THIRTY IDEAS FOR HUSBANDS AND FATHERS
By Paul Lewis
OLD SAYINGS. After dinner tonight, quiz your children on how many old sayings they know and understand. Write out the first half of the adage and ask them to fill in the rest. Sayings such as: “Don’t put all your eggs in . . . ,” “All is fair in love and . . . ,” and “Children should be seen and. . . .” You’ll be amazed at what answers turn up and the discussion that follows. Then try giving the first half of Bible proverbs, such as “The getting of treasures by a lying tongue is . . .” (Prov. 21:6). Let them look up the answers, then talk about them.
HOW TEACHABLE ARE YOU? Surprise your children tonight by asking them to tell you about something they’re currently studying in school-some new mathematical or chemical formula, a new psychological or sociological study, a current trend in English literature, etc. Select a topic you know little about, and really get into it.
INSTANT “MOTORCYCLE.” Remember how you used to turn your bike into a “motorcycle” by fastening cardboard squares to the frame with clothespins so that they rapped against the spokes? Maybe it’s time your child discovered the trick.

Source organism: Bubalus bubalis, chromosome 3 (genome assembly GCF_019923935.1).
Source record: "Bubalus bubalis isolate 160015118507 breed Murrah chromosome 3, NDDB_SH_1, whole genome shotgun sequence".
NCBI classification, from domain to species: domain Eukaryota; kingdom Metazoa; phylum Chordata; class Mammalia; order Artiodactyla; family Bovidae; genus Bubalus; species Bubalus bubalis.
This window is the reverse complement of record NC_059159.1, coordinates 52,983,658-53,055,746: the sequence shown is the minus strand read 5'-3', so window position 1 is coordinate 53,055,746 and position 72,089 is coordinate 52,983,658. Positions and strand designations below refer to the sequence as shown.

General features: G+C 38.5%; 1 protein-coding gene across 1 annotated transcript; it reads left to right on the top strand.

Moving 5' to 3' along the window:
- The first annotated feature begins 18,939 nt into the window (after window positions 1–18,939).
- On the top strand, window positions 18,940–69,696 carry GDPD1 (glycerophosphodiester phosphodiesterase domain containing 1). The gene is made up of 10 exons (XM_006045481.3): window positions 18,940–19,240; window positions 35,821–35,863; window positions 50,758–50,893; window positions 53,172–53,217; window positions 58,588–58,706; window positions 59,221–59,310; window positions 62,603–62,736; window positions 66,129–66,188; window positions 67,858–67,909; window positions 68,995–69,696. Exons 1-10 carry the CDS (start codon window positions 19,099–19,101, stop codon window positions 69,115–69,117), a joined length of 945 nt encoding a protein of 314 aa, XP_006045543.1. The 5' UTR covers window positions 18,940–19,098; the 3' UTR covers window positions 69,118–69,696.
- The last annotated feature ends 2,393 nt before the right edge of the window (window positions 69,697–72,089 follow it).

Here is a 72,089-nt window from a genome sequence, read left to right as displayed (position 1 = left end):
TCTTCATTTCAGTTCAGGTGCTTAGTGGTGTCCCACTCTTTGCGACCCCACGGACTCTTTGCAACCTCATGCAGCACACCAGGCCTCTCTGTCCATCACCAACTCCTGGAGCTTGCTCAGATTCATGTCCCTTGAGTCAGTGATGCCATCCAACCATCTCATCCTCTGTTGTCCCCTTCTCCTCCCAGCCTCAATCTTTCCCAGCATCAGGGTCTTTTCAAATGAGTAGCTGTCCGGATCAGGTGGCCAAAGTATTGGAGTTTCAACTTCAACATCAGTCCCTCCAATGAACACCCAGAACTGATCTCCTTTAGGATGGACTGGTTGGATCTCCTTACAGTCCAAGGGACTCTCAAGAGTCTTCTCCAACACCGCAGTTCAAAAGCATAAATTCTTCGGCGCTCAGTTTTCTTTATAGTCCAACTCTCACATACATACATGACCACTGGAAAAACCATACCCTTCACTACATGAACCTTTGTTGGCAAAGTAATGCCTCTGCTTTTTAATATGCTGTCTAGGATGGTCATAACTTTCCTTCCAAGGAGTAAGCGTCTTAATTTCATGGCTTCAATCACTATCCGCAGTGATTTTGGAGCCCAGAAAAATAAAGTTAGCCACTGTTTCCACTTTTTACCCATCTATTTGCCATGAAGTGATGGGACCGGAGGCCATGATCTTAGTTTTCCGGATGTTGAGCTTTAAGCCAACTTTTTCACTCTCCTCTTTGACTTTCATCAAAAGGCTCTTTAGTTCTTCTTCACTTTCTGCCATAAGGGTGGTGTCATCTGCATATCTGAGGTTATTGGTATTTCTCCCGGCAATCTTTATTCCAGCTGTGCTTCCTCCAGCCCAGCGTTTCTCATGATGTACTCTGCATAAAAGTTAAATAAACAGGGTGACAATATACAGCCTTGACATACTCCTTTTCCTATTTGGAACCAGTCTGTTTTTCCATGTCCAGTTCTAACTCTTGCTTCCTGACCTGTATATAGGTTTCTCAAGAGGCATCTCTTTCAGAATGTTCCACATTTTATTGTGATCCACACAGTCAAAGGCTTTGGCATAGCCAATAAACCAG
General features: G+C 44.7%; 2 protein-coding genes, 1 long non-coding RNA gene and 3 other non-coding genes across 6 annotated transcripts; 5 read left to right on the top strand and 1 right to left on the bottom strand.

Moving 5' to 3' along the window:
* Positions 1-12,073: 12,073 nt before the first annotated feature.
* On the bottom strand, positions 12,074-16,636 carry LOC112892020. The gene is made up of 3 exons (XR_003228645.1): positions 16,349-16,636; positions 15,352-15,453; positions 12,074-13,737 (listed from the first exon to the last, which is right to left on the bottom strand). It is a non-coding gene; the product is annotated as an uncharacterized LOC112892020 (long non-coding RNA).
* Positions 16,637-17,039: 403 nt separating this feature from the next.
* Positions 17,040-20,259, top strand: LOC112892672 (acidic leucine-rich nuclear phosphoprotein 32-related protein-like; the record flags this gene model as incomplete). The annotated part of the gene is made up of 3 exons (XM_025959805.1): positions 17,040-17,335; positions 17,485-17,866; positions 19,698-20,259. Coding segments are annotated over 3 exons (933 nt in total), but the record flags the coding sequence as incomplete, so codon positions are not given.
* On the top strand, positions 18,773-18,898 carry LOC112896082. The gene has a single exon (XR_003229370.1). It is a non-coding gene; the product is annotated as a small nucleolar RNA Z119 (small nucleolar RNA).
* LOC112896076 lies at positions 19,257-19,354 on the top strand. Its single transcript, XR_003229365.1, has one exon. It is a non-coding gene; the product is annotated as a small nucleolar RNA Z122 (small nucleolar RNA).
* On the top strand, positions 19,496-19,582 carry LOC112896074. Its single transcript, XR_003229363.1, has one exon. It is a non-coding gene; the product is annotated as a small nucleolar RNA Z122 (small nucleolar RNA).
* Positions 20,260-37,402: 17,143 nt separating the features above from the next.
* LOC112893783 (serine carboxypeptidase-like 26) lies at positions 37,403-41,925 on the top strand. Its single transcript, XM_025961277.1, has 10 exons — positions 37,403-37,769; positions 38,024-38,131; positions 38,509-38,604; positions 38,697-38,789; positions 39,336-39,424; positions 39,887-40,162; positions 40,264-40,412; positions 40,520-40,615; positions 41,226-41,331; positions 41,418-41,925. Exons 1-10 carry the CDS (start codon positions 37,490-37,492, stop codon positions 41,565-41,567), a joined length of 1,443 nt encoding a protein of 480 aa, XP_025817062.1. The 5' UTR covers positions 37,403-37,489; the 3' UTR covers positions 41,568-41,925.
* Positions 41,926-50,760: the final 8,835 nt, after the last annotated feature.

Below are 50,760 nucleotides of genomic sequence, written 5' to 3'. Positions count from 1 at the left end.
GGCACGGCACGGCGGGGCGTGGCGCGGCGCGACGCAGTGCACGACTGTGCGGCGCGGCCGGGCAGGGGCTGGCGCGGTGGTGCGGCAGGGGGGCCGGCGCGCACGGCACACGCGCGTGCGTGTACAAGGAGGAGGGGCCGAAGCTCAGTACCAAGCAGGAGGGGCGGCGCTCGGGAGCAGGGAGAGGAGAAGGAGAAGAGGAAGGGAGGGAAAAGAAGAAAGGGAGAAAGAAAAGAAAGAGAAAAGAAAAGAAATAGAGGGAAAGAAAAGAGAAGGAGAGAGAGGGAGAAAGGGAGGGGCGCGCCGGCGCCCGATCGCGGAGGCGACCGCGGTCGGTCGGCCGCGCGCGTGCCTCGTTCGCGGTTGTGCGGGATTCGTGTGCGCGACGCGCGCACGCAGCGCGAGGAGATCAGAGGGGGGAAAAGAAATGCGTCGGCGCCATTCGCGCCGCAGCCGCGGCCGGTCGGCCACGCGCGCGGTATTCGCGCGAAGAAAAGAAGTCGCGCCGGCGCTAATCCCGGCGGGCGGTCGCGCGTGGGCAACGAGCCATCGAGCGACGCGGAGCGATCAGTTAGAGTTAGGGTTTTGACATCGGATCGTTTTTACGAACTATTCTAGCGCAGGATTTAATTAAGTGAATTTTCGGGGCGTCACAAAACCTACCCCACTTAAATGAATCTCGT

MOTIVATION PLUS. To spark interest, let your kids choose and lead the family devotions for a week. Tell them they can be as creativeand imaginative as they want, as long as you approve their plan. Motivation and responsibility grow through this experience. Use it frequently.
CALL YOUR WIFE at 10:30 a.m. sometime this week and say in these words, or others more natural to you, “I was just thinking of you and wanted to say that I’m immensely pleased that you are my wife. . . . You’re wonderful!”
CHORES, CHILDREN AND CHARACTER. The chores we did as a child are a fond memory for most of us. Sadly, children today are missing the valuable character qualities that regular chores build. They’ve become lost in our quest for leisure and labor-saving devices. But assigning chores is a most productive way of teaching responsibility and accountability to your children.
1. Start Early. (Even 3-year-olds can set tables, though it-may take three times as long.)
2. Don’t discourage volunteers. (Between the ages of 8 and 12, children go through an especially helpful age when they want to model their parents.)
3. When possible, cooperate with the interests and abilities of the child in assigning chores. Children take a lot of pride in getting good at something they want to do.
4. Divide and rotate both the less desirable and the most popular tasks equally among all the family members.
5. Spell out each task in writing and make clear what the standard of performance is for a job well done. Leaving this up to individual interpretation creates problems.
6. Create and display a chart where assignments and performance are logged.